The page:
LSAT to the Bar: What to Expect from Your Journey as a Law Student
There are numerous movies about law school and the journey to earning your Juris Doctor degree. From Elle Woods’ Harvard experience to “The Paper Chase,” there’s no lack of material to fuel your ambitions — and fears.
As you finish your undergraduate degree and prepare to take the next steps to law school, it’s important to prepare for the years ahead. Everyone’s experience is different, but here’s a taste of what you can expect from your journey as a law student.
Taking the LSAT
Before you even start applying to law school, your LSAT score can make or break the start of your law studies. This test is designed to measure the skills you’ll use the most as a law student, so it’s important to do well. To prepare, spend several months studying and practicing. Take courses, utilize prep books, and get tips from other students. Even if you typically do well on standardized tests without studying, higher scores improve your chances of acceptance and scholarship offers. This is one test you don’t want to cram for.
Applying to Law School
When considering applicants, law schools put the most emphasis on college GPAs and LSAT scores. Each school posts the scores they’re looking for, so it’s always a good idea to take a look at these numbers. If you don’t meet their standards, that doesn’t automatically exclude you from attending, though it can make it harder. As you choose your potential schools, focus on the options where you’ll be the strongest candidate. Then, carefully build your applications. Take the time and attention to craft stellar essays, ask for letters of recommendation, and gather any documents you need. Many law schools require interviews, so make sure you’re professional, prepared, and pleasant. You’ve got one shot with your application, so make it count.
Succeeding in your studies
Though you’ve been in school for years, you’ll quickly learn that law school is a new experience. Your hours will be filled with reading about cases, writing case briefs, creating outlines for final exams, and preparing for the questions your professors will spontaneously call on you to answer. It’s hard work, but also full of endless possibilities. Your years at law school provide valuable opportunities to discover what you want to do with your career and to meet people who are already working your dream job. Work an internship and find a mentor. There are many bar association groups and school organizations to help with this. Work hard, take advantage of your resources, and embrace everything law school offers.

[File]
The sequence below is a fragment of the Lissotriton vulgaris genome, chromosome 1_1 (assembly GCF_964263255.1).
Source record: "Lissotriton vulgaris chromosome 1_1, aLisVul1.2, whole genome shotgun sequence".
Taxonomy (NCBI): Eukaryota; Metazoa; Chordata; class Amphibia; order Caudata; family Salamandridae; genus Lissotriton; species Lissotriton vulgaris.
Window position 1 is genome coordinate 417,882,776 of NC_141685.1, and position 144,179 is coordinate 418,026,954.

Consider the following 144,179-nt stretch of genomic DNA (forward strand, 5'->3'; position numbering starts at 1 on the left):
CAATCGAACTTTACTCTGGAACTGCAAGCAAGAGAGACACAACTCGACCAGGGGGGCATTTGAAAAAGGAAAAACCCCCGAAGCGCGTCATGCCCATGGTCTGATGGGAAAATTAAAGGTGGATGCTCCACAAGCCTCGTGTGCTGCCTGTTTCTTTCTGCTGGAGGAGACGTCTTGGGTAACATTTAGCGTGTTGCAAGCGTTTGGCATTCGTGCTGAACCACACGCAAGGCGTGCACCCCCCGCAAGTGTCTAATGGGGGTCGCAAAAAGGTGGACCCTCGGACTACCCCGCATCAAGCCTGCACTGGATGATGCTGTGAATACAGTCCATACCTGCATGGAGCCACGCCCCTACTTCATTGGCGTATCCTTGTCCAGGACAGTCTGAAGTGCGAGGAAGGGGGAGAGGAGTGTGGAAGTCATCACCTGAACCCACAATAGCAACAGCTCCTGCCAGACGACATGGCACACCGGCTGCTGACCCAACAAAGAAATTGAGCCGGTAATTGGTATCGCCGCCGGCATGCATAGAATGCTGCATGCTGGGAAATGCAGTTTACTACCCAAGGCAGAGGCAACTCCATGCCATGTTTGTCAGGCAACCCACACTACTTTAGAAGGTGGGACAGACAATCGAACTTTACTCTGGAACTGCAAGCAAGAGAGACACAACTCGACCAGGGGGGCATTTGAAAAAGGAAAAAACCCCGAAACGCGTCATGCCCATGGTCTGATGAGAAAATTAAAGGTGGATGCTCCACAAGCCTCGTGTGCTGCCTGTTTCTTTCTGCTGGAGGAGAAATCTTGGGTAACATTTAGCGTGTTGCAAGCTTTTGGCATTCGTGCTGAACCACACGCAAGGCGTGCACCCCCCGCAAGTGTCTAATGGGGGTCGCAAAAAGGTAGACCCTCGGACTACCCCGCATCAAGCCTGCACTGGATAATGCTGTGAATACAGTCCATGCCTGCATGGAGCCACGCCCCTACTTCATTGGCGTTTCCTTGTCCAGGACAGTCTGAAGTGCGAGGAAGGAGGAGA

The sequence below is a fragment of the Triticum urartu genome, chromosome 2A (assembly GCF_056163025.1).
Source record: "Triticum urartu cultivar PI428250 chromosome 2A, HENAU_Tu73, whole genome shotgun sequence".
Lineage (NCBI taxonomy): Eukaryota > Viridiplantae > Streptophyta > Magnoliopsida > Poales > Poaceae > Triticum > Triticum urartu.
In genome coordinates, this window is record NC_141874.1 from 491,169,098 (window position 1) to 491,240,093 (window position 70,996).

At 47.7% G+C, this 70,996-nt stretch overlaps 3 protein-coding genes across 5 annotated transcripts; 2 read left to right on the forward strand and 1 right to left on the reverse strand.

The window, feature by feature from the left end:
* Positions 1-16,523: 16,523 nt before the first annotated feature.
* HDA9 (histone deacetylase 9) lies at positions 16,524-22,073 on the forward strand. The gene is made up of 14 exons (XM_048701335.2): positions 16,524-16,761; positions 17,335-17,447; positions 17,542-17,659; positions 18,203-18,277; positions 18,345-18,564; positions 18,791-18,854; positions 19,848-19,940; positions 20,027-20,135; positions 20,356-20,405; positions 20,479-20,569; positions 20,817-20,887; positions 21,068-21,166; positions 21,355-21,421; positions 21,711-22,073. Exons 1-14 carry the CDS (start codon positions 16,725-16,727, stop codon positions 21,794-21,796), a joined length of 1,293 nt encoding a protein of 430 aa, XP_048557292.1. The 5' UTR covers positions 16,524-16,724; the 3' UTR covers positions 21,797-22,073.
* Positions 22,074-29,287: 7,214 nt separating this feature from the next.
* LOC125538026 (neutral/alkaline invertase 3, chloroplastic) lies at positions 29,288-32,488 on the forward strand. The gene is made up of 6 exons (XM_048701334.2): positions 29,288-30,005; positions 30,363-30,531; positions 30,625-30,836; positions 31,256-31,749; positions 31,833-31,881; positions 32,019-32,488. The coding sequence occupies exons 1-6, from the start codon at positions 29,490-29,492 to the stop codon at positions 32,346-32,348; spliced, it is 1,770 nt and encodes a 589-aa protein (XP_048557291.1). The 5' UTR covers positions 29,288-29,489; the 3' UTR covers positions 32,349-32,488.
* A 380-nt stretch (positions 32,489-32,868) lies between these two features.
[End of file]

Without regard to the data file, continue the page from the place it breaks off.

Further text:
The bar and beyond
As you reach the end of your journey as a law student, the bar exam is the next challenge to overcome. To practice law, every law student has to pass the bar exam for the jurisdiction/state they’ll work in (or pass the Unified Bar Exam, which is accepted in 35 jurisdictions). Before taking the test, you’ll want to check for any prerequisite requirements, including applying for character and fitness, which may be due before or after the test. The bar exam is your last step as a law student, so make sure you do everything you can to ensure your success. Once you’ve passed, the next step is to find a job — as the lawyer you’ve worked so hard to become!
Do you know what to expect in your time as a law student? Let us know what questions you have in the comments!